K:  The glass pavilion is covered with translucent diffraction film, that diffuses the light coming through the structure into rainbow spectrums, which is then reflected by the mirrored floor, while the breathing from the audio piece The Weaving Factory fills the space, bouncing back and forth onto the mirror. The waves of light and sound, and that of the mirror, breathe and interweave together with the viewers' bodies within the space.

FP:  What kind of relationship is there with the project in Venice?

K:  Both To Breathe: Invisible Mirror / Invisible Needle and To Breathe: A Mirror Woman are related in terms of the notion of "surface", "sewing", and "wrapping". Interestingly, a mirror is another tool for sewing, as an "unfolded needle," that connects the self and the other self. Mirroring is sewing and to sew is, in the end, to breathe.

FP:  I see a progression with respect to your previous works. To an increasing extent, the visible loses its perspective limits: in Bottari - Throwing the globe, as well as in A Wind Woman, we have the perception of colors' movement without any distinct image; meanwhile, in To Breathe: Invisible Mirror / Invisible Needle we have only a color spectrum.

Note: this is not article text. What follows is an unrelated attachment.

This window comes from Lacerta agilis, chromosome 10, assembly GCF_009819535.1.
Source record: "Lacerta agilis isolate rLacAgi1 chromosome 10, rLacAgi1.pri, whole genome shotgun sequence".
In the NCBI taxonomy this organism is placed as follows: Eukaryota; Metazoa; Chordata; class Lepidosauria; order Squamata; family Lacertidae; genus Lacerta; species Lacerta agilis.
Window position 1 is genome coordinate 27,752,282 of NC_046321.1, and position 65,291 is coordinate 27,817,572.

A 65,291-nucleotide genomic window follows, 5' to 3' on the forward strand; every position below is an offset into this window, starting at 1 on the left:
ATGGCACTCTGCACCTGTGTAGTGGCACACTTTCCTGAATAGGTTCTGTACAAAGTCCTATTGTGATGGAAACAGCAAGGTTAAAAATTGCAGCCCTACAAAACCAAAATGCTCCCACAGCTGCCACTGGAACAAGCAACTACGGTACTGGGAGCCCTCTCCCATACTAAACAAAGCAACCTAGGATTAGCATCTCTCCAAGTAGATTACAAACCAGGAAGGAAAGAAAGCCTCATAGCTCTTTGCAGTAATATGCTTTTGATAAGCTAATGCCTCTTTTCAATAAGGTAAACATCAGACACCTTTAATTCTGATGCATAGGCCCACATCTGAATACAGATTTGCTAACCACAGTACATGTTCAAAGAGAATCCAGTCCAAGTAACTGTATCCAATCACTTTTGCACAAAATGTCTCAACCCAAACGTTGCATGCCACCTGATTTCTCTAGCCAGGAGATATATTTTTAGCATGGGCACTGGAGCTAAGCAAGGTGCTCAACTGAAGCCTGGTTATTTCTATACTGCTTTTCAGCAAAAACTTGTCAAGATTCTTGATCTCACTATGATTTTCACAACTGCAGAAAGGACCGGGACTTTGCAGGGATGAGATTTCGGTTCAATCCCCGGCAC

K:  Most of the videos I showed at Fondazione Bevilacqua La Masa are entitled "Bottari...". The word "Bottari" means "bundle" in Korean. A Bottari is wrapped fabric that contains daily objects, for carrying one's belongings and moving households. It is the easiest and simplest way to locate and dislocate one's belongings. When Koreans say, "Wrap the bundle," and Westerners say "Wrap it up," it means, finish the relationship or move on. But when it is used by women in a specific way in Korea, it means she is "leaving her own husband and family to pursue her own life." In the series of those videos with subtitles, I applied the general meaning of Bottari as a wrapped image rather than focusing on the feminist connotation. The works at Fondazione Bevilaqua La Masa in Venice are studies on nature where the boundaries are ambiguous and continuous, except for the frame of the video. Especially in To Breathe: Invisible Mirror / Invisible Needle, there seems to be no surface that remains in our gaze as the color spectrum light from the projection is constantly changing and transforming from one color into another, so there is no definition of surface in this "painting." My motivation for creating this piece was to question the depth of the surface, as well as questioning its definition, and this has been one of my constant themes since the sewing pieces earlier in my career. Where is the surface? What in the world is there between things?